Diary

That's a sneaky one, Unions. Using the Minimum Wage hike that way.

Premise 1: Unions are all about helping workers.

Premise 2: The minimum wage should be raised a whole lot to help workers.

Recent headline: Unions want companies who employ union workers to be exempted from minimum wage hike laws.

Given these three items, one of these conclusions is true:

A) unions are not interested in helping workers; or

B) the minimum wage hike will not actually be good for workers.

Does the evidence support any other possibilities?

I happen to believe A is true with regard to a good many unions these days; and B is true for all those many workers who will lose their jobs because the task they get paid to do could be done more cheaply by a machine than by a person making the new minimum wage.

It appears on the surface that the unions also recognize that B is true, but that’s assuming unions act that simply and straightforwardly, which they don’t. If the unions asking for the exemption were honestly and simply trying to help “workers,” they’d just push to block the minimum wage hike in toto.

They are, rather, pushing for an exemption only for those businesses that employ their dues-paying members. They’re not pro-worker, but pro-dues-paying-worker. Or, more precisely, they are pro-dues-being-paid. They recognize that B is true: a minimum wage hike will mean fewer jobs in those sectors most likely to unionize, whether because the business closes its doors or automates more low-skill tasks. A drop in the number of workers means a drop in the number of dues-paying members, which means a drop in the amount of money the union bosses have to pay themselves and drop into political causes that help their workers not a whit.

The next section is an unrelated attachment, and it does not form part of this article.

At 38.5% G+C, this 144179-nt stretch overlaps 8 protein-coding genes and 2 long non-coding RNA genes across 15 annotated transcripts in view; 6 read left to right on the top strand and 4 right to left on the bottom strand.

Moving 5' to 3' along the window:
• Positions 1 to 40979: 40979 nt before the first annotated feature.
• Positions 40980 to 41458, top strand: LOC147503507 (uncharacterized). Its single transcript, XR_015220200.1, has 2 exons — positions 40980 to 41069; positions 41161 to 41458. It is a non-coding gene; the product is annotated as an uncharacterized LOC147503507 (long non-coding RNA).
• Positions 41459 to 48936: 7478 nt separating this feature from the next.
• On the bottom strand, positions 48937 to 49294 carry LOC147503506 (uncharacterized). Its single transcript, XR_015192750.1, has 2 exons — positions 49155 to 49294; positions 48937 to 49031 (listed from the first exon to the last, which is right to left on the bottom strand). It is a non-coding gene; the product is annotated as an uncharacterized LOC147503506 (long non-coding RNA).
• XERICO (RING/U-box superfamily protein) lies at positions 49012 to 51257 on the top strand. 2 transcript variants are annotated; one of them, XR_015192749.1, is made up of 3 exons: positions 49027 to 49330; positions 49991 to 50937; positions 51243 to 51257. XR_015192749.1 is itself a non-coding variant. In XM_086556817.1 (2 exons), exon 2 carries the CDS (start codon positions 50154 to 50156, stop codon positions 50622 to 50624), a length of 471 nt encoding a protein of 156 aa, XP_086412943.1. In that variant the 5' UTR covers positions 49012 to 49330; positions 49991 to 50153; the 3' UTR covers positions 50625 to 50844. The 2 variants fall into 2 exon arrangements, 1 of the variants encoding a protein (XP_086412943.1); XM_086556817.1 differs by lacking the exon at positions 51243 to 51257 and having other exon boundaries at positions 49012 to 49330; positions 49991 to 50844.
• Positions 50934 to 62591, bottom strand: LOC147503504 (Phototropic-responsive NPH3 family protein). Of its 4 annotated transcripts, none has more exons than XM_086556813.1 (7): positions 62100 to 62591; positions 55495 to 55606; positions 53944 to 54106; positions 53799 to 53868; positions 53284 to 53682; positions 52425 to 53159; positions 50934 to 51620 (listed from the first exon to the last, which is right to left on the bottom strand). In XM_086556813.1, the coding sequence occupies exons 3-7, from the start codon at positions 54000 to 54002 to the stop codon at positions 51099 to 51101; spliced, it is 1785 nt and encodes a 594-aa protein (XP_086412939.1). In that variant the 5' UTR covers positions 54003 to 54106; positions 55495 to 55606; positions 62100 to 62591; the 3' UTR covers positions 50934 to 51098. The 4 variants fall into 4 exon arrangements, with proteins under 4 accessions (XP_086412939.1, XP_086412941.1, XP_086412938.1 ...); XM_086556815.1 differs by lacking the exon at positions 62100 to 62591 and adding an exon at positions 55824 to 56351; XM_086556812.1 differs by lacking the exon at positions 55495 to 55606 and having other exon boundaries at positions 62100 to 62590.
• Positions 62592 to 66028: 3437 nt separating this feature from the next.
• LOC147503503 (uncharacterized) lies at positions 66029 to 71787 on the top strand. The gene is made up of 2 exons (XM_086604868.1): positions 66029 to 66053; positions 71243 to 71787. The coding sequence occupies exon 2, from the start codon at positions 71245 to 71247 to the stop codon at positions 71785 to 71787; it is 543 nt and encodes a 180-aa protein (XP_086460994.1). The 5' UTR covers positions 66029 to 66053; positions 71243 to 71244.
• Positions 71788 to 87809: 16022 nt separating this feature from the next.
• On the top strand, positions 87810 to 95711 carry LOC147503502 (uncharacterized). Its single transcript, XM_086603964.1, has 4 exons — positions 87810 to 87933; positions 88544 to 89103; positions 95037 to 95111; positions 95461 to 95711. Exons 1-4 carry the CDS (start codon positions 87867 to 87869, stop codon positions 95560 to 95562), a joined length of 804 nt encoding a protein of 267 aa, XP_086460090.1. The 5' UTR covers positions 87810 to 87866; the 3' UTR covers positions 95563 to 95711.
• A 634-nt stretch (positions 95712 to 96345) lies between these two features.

So they push to prevent the minimum wage hike from ultimately hurting their bottom lines. But they don’t do it across the board, they seize on an opportunity to actually increase their clout and bargaining power.

See, they are pushing to give those employers who employ their members an unfair advantage in the market—those businesses which employ union workers would have much lower payroll than those who do not, because non-union shops would still be subject to the fully hiked minimum wage. This market advantage would encourage business owners to either automate much more quickly (if it’s even possible) or to employ unionized workers (much more easily done in a pinch). More businesses looking to hire union workers so as to avoid the minimum wage hike would increase the number of dues-paying union members, and suddenly union bosses get even more money with which to pay themselves and to agitate for politicians and policies that have little-to-nothing to do with the well-being of their union members.

Who gets the shaft? Laborers who do not wish to be in a union, and small business owners who treat their employees in such a manner that they have no need for unionization.